From the high number of 16 passenger pigeons at the beginning of 1902, the flock began an irreversible downward spiral. The fate of Whitman’s collection might be seen as a microcosm of the entire species. Eggs were laid, a few hatched, but not one young bird survived. Over the same time, the adults began to disappear: Two escaped, two fell victim to tuberculosis, and others succumbed to causes unknown. One hen was given to the Cincinnati Zoo in 1902. Five years later tuberculosis claimed the last of Whitman’s birds, a pair of females.

Although Whitman expressed his desire to have perpetuated the passenger pigeons under his care, conservation seemed of little interest to him. In this he was typical of the majority of academics and indeed his countrymen. Several more decades would have to transpire before a formal push began to enlist academicians in promoting the preservation of biodiversity.

Whitman dutifully answered letters about his passenger pigeons and was generous in providing photographs of them for use in numerous publications, but he never published anything on their plight. Even worse, he failed to read the available literature that would have enlightened him that the pigeons did eat animal matter. When Whitman finally made the discovery on his own, he was sorry for not having furnished additional protein to his birds earlier, for they would probably have been healthier and produced more young.

By 1907 Whitman’s flock was gone except for that one female he had sent to the Cincinnati Zoo.


The Cincinnati Zoological Gardens, now formally named the Cincinnati Zoo & Botanical Gardens, commenced serving the public on Sept. 18, 1875, thus becoming the nation’s second-oldest zoo. Passenger pigeons were part of the zoo’s holdings from early on, and Martha, its last one, died on Sept. 1, 1914. That is known with certainty, but further details on the history of the species at the zoo are hopelessly confused. For any given account, there is apt to be at least one other that contradicts it. What follows, then, is my best attempt at telling the story. Others have told it differently.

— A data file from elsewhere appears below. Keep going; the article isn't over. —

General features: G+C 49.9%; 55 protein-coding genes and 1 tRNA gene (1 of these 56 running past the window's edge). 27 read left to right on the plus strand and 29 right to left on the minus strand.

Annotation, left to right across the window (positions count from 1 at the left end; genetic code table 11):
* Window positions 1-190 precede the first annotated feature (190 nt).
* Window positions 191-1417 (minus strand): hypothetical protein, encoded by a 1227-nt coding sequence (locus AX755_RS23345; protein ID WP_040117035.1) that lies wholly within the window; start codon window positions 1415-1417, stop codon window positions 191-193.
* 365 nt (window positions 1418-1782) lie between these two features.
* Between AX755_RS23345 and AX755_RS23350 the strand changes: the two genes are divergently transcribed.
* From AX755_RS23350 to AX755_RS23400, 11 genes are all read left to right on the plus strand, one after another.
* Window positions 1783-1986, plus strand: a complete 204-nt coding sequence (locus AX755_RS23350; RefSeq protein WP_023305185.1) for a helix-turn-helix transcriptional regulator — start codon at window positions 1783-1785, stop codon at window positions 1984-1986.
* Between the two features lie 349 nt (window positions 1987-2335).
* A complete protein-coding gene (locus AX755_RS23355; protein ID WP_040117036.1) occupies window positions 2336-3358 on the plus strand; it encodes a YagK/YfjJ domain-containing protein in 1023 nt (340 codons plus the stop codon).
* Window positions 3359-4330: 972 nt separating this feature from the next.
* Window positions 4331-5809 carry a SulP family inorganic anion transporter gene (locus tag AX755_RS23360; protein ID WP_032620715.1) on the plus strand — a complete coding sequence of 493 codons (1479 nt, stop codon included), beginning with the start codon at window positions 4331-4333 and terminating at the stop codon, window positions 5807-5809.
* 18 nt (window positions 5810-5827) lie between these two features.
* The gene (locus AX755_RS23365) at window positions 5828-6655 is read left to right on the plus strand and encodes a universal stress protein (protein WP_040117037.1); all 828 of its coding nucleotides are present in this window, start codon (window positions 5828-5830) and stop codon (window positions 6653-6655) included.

A year before the zoo opened, a patron gave two passenger pigeons to the zoological society. The zoo may have held 22 of the birds when it opened. Whether they were actually on display at the zoo opening is not known for sure, although it seems likely they were. The zoo then added three more pairs in 1877 at the cost of $7.50 for the lot. Soon the birds became amorous, and early in March of either 1878 or 1879, zoo director Frank Thompson observed his wards mating: “A single egg was soon laid in each nest and incubation commenced.” Despite temperatures as low as 14 degrees and the fall of so much snow that the nesting birds became completely covered, both the eggs hatched and young fledged. Thompson wrote in an 1881 article that the flock stood at 20 despite the death of one old-timer.